I have been celebrating Mass in my dining room whilst the Church floor is being sanded, filled, sealed and varnished. It has taken far longer than I thought it would, the benches go back into the Church on Saturday and are taken away again on Monday, it is a bit tedious. Varnishing is going to take place next week the final coat takes three days to dry.
I have been celebrating Mass facing "the altar", well actually my sideboard, there is an altar stone in the central draw, and a few other relics but it has got me thinking about the "terms" we use.
ad orientem - facing east, the place where Christ will come in glory like the dawn, where salvation will come like the rising sun.
ad apsidem - to the apse, not all churches (or dining rooms) face east, so this term means theological east.
against the wall - contra murum - a bit derogatory but so too is the opposite, westward facing, contra populum - against the people.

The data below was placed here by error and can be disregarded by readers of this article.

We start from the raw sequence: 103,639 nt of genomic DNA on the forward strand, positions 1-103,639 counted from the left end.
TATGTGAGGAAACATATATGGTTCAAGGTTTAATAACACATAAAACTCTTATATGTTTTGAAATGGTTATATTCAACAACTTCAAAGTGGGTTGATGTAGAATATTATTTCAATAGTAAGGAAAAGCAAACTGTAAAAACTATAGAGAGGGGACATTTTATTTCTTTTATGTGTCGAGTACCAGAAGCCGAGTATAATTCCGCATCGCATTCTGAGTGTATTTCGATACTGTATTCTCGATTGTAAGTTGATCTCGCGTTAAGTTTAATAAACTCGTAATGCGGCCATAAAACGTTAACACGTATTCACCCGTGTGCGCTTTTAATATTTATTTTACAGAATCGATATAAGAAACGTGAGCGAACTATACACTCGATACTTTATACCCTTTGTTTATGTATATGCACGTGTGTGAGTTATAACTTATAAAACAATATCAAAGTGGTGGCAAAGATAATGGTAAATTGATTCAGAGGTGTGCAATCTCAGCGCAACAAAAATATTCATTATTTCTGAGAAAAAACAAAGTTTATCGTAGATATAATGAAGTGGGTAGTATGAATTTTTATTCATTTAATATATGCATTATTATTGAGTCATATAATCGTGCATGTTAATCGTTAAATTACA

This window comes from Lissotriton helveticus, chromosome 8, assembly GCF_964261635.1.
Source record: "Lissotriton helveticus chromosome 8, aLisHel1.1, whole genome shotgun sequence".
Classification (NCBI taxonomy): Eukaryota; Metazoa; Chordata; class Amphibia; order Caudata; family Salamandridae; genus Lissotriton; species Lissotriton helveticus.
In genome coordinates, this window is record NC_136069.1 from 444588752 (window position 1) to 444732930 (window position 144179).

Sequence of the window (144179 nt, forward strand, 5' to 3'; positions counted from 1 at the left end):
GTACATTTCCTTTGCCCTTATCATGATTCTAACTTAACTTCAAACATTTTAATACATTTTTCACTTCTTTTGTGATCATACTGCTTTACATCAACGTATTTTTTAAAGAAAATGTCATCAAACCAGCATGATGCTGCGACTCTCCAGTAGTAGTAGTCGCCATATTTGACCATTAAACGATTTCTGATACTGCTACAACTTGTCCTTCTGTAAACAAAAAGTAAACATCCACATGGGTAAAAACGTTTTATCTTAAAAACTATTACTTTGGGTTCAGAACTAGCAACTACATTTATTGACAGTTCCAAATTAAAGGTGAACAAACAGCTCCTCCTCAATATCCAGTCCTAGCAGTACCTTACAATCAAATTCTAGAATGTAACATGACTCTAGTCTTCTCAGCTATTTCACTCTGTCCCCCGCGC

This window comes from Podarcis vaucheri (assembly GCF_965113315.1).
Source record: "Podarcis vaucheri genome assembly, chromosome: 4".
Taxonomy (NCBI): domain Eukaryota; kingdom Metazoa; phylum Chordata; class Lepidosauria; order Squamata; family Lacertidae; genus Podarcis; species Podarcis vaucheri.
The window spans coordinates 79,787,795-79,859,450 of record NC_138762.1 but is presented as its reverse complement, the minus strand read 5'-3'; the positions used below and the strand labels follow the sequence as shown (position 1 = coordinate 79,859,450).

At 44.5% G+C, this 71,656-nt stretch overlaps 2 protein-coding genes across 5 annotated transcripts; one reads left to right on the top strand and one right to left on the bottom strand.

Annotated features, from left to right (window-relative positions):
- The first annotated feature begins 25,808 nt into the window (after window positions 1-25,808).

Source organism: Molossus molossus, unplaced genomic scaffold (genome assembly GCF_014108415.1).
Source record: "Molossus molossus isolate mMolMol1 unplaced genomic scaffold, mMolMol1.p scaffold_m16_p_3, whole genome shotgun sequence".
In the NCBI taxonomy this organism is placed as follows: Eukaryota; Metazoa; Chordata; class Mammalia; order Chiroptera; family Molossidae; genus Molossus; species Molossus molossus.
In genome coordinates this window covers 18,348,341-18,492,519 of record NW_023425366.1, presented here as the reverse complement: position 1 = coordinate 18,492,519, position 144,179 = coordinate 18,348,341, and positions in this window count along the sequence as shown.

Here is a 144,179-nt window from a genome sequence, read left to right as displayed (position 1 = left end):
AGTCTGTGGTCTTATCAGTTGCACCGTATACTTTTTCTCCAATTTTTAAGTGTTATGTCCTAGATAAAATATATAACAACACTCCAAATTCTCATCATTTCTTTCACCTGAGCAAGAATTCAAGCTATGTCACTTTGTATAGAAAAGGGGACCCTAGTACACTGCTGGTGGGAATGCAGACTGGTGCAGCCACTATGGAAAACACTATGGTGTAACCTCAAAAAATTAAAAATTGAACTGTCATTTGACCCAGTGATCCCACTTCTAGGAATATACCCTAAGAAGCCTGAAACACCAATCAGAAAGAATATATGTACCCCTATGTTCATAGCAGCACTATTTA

cum populo - with the people, the priest and people facing the same direction.
ad Dominum or ad Crucem - to the Lord or to the Cross -the "Benedictine arrangement" where the crucifix becomes the centre of attention whichever direction the priest is facing. It is bit of a halfway house, as the altar, not the crucifix, is consecrated to be "the" sign of Christ.
Mulier Fortis has an interesting slideshow of Mass at Blackfen being celebrated, with the clergy behind the altar, when they genuflect they dissappear behind the altar, Fr Tim is two or three inches shorter than me, so I suspect when I genuflect it most probably looks as though my head, John the Baptist-like looks as though it is being served up on the altar.
Priest and people form "the Church, in much fullness" in the liturgical assembly, the altar is supposed to be the sign of Christ - of unity - but in fact so often it becomes the very thing that divides priest and people. Nothing can be so divisive than a huge block of stone. I always feel uncomfortable talking to people from behind a desk, unreconstructed hippy that I am.